How is Heat Transferred by Conduction?
When you touch objects in your kitchen, such as a chair, the countertop, or a potholder, some feel cooler than others. If heat is transferred from the warmer object to the cooler one until equilibrium is reached, you'd expect all of the objects in your kitchen to be the same temperature - room temperature - and they are. So what's going on?
What is happening between your hand (that's about 33°C) and the countertop that you touch (that's about 20°C)?
This is the case of heat transfer by conduction. Energy from the particles in your 33°C hand is transferred to the particles in the cooler 20°C countertop. This mode of energy transfer - the transfer of energy from one particle to another or from one material to another when the two are in direct contact - depends upon the ability of a material to transmit heat by conduction.
This Week's Plan
In this session, you'll investigate heat transfer by conduction. In a video of heating blue water, you'll sort out heat transfer by conduction from heat transfer by convection. In a hands-on investigation, you'll investigate the ability of different materials to conduct heat. You'll use Molecular Workbench to investigate conduction from a molecular perspective.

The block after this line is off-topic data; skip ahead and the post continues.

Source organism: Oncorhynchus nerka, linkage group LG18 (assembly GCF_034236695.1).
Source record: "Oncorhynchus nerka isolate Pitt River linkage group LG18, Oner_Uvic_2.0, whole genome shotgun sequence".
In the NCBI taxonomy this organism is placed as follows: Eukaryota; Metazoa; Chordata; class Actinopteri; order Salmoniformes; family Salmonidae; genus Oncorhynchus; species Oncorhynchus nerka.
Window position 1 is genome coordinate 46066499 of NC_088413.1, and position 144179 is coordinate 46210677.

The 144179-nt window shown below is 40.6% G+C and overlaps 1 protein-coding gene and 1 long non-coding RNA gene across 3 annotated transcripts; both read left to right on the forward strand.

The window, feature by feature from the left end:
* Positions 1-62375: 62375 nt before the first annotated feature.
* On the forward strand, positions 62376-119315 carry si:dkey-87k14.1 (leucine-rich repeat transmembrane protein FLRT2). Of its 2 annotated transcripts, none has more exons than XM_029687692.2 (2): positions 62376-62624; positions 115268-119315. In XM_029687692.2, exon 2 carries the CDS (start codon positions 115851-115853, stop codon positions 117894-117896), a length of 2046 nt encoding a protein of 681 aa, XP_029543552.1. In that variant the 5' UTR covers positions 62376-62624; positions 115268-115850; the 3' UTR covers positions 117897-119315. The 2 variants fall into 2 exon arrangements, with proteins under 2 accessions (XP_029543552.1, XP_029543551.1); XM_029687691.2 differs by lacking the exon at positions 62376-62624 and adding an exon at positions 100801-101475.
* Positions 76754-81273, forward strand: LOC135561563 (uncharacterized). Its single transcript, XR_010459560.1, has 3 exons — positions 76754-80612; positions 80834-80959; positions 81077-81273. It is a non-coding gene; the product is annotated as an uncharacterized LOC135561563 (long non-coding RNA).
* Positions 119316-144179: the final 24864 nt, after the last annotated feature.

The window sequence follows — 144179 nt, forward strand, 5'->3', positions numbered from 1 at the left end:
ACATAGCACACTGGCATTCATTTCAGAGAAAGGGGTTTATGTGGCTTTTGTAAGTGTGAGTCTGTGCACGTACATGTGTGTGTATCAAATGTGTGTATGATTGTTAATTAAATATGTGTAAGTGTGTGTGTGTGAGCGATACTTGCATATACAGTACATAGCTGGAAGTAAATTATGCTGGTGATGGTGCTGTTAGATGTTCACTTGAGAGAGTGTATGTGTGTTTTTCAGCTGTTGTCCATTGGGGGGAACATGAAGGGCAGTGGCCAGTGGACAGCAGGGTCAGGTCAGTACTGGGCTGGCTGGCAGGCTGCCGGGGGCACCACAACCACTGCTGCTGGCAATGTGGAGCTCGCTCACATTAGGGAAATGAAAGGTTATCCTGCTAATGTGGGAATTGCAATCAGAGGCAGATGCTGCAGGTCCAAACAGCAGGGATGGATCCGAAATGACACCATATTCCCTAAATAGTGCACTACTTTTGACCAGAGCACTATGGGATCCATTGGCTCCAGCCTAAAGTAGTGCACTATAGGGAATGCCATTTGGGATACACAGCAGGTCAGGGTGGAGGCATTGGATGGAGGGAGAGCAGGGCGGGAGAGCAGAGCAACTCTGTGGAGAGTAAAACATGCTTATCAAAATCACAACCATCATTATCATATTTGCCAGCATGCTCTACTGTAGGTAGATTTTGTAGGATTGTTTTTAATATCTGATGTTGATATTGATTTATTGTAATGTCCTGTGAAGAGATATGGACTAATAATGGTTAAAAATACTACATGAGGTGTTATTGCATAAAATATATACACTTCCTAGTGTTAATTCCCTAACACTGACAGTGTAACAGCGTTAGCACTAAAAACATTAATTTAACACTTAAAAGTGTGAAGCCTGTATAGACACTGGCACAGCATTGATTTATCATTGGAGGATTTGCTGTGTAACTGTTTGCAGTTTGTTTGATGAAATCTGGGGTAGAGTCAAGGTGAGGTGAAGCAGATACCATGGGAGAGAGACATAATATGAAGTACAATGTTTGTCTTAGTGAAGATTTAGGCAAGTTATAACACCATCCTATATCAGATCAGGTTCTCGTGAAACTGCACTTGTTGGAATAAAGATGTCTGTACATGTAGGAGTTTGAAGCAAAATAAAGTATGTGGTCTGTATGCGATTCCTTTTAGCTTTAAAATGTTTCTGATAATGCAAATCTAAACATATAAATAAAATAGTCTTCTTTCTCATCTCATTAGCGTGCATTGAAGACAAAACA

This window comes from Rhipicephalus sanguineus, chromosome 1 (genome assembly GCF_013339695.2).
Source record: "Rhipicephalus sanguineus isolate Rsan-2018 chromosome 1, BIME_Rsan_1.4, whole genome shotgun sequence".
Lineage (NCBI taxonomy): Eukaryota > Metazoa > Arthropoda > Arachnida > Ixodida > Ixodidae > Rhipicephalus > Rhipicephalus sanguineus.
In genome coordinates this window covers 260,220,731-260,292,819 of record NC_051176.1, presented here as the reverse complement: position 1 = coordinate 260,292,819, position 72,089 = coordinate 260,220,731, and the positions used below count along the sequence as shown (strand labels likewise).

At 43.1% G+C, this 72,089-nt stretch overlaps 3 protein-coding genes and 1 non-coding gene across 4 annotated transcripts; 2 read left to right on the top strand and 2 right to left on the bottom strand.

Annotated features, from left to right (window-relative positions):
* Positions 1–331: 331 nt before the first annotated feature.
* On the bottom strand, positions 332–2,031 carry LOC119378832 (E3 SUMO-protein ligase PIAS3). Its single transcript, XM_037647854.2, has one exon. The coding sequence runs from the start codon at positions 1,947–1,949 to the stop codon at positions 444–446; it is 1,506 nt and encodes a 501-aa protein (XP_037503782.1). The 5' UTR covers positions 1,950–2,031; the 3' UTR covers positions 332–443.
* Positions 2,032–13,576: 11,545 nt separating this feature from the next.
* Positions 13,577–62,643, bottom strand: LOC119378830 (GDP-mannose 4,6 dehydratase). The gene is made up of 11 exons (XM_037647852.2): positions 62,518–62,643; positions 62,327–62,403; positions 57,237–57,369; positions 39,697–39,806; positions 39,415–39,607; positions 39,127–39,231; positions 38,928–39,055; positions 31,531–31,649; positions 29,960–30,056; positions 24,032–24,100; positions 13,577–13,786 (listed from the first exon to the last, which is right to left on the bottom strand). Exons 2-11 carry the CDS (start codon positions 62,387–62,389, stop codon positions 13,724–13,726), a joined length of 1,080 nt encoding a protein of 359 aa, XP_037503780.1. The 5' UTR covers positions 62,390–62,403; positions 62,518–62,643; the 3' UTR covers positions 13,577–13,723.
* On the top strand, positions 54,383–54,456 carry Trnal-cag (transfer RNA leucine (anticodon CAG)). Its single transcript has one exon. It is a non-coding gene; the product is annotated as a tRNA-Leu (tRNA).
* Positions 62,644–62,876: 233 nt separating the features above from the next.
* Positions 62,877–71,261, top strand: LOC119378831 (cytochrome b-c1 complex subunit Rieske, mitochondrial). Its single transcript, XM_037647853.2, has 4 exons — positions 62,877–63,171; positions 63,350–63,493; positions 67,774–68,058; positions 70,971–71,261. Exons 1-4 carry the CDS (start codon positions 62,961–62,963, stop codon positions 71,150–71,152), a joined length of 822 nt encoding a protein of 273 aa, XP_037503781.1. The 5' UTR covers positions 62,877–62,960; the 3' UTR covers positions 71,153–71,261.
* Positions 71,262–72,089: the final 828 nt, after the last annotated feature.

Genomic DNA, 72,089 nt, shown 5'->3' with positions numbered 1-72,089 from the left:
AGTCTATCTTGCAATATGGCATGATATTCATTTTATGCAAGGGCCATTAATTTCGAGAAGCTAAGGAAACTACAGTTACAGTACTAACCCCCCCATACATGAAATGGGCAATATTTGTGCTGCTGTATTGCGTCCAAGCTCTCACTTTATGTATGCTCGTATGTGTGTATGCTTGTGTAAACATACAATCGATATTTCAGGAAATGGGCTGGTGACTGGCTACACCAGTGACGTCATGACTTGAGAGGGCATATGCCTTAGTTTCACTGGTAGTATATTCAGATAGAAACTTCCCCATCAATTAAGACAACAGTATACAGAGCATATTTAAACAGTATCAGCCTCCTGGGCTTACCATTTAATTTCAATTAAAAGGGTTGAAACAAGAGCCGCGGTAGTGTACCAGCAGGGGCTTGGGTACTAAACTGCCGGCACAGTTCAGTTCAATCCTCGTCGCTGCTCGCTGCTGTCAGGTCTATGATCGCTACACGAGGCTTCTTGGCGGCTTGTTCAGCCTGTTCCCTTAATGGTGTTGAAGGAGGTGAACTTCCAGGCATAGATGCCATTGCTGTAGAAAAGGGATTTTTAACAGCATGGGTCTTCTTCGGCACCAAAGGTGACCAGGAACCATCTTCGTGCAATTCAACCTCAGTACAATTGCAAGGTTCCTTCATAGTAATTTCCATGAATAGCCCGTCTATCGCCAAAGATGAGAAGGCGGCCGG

Although we’re focusing on conduction in this session, conduction is often acting together with other modes of heat transfer. When you resume your science investigations in Session 8, you'll be considering heat transfer by radiation as well as conduction and convection.
- Understand how heat is transferred by conduction.
- Understand that conductivity is a characteristic property of materials.
What you need
- 3 identical ice cubes
- a metal surface, such as a cake pan
- a wood surface, such as a bread board or 2x4
- a stone surface, such as an unglazed ceramic tile, a flat stone, or a marble counter
From your kit
- Aluminum thermometers